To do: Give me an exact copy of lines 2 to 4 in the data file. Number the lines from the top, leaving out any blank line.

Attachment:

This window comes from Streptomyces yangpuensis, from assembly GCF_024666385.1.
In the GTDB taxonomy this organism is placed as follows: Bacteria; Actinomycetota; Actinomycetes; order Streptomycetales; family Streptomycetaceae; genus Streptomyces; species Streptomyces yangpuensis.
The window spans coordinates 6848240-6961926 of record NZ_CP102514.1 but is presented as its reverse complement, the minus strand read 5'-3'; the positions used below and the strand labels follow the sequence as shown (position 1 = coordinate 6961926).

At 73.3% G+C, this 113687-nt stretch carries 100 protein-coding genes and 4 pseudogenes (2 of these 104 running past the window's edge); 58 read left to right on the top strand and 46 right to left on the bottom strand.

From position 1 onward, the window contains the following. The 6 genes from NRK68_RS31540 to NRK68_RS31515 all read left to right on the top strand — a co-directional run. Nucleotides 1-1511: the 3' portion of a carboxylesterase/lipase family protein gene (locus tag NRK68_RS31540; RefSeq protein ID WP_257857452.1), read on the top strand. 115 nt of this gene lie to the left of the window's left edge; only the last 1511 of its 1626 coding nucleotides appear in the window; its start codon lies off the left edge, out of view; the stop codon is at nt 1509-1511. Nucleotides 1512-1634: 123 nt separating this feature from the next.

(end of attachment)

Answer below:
In the GTDB taxonomy this organism is placed as follows: Bacteria; Actinomycetota; Actinomycetes; order Streptomycetales; family Streptomycetaceae; genus Streptomyces; species Streptomyces yangpuensis.
The window spans coordinates 6848240-6961926 of record NZ_CP102514.1 but is presented as its reverse complement, the minus strand read 5'-3'; the positions used below and the strand labels follow the sequence as shown (position 1 = coordinate 6961926).

At 73.3% G+C, this 113687-nt stretch carries 100 protein-coding genes and 4 pseudogenes (2 of these 104 running past the window's edge); 58 read left to right on the top strand and 46 right to left on the bottom strand.